Burnet, Texas -- A self-proclaimed witch in the eastern Hill Country is accusing a Christian pastor of leading a harassment campaign aimed at ruining her business and driving her out of the region.
Margie Allen, who practices the pagan religion Wicca, also charges that the Llano County sheriff's office with refusing to respond to her complaints and that Rev. Joann Jackson had organized an aggressive effort to force her out of the area.
The charges have attracted the attention of the FBI, which says it will investigate the claims by Allen, a consignment shop owner, as a possible civil rights case.
Allen says Jackson, her former landlord in Kingsland, ended her lease because of her faith, and that the pastor persuaded another Kingsland property owner to abruptly pull out of a lease deal while Allen was moving in.
"They think I'm satanic," said Allen, a Wiccan for the past six years. "We're dealing with very unintelligent people."
Allen later moved her Magick Garden shop to Burnet, about 20 miles away. But she says relocating didn't end the harassment by people who would gather maliciously outside.
"They'd wait until I was full of customers and then one of them would come into the store and say, 'Weren't you run out of Kingsland because you're satanic,'" she said. "Needless to say, that's not good for business."
She also says people would occasionally follow her from the store to her home and would feign trying to run her off the road.
"It was intended to antagonize and to frighten," Allen said, "and it did."
Jackson, pastor of the Calvary Hill Church in Kingsland, denies that she's responsible for any hostility directed at Allen.
"She's tracing in the wrong direction," she said after presiding over the Sunday service at her church. "We've never had any cross words."
Allen's beliefs had nothing to do with her decision to end the lease, Jackson said. Rather, her husband's death last fall prompted her to sell the building, so she wanted it empty.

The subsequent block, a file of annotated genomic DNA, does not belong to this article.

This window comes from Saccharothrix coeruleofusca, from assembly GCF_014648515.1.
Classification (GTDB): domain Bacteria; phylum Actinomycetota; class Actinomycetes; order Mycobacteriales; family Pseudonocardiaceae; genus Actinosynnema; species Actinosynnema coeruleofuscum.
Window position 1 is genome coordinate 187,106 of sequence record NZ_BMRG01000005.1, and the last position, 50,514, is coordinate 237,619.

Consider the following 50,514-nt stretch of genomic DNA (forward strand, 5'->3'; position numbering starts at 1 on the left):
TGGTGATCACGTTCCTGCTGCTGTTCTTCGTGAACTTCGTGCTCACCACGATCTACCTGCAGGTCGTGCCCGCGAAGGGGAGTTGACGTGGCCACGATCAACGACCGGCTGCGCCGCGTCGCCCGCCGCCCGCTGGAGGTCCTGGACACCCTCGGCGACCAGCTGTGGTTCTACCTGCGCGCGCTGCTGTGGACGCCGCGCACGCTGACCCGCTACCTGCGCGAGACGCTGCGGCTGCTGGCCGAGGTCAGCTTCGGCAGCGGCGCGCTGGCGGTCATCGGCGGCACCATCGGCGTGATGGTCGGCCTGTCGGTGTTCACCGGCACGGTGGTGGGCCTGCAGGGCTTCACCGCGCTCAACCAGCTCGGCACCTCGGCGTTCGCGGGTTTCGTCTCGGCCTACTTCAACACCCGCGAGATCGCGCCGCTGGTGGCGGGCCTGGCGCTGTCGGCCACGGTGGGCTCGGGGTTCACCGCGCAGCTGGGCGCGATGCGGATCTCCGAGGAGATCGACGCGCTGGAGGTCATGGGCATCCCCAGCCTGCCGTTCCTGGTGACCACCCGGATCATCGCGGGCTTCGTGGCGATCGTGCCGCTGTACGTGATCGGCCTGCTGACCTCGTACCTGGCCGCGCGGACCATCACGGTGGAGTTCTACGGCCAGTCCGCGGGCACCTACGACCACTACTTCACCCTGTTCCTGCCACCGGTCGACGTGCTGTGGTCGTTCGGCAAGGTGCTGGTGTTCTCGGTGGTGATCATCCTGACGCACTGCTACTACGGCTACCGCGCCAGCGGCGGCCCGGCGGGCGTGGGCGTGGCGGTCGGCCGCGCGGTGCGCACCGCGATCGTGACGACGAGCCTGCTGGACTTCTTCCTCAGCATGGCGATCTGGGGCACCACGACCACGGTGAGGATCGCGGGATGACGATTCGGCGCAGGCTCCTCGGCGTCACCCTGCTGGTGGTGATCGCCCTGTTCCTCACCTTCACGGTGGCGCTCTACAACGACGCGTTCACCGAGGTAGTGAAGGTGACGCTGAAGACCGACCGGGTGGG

On Sunday, however, the building in question had "For Lease" signs in its windows.
But Jackson insisted Allen's faith was not a factor in her decision as a landlord.
"I have no problem with her at all," she said, adding that Allen was a fine tenant for more than three years. "She's entitled to believe whatever she wants to believe."
Wicca is an ancient, nature-worshipping religion that its practitioners also refer to as "witchcraft." But they say many of the images associated with the word witch are misguided when applied to her faith.
"It is not negative," said Allen. "It is not evil. It is not satanic."
Along with old clocks and dish sets, the Magick Garden _ in a converted ranch-style house near downtown Burnet _ features incense sticks, crystals and herbs for healing, massage oils, and potpourri cachets. Its inventory also includes a few Gideon bibles, various Christian religious tracts and a statuette of Our Lady of Guadalupe.
Her daughter Lindsay, also a Wiccan, tried without success to file a harassment complaint with the Llano County sheriff's office.
A deputy visited while the store was still in Kingsland, Allen said, and boasted that another Wiccan family had once lived in the county, "but we ran them out of town."
Llano County sheriff Nathan Garrett said Sunday that he has had no contact with Allen, though it was his understanding that Allen's religion may have had something to do with why she had trouble finding a place to lease.
He said his recollection was that "one landlord of a different faith wanted her to move out," though he said he knew little about the case.
Garrett said one of his deputies went to Allen's shop to talk to her, but that no complaint was lodged.
On Sunday, dozens of Wiccans and other pagans turned out at the Magick Garden to support Allen.
"Her rights are so obviously being trampled on," said Maeven Eller, a Wiccan who heads Betwixt & Between, a Dallas-based group that advocates religious toleration. "It feels like we're 100 years in the past here."
Rene Salinas, a spokesman for the FBI in San Antonio, says because Wicca is a federally recognized religion, the agency is launching a preliminary investigation of possible civil rights violations.
If enough evidence emerges from the initial probe, a more in-depth investigation would follow, Salinas said.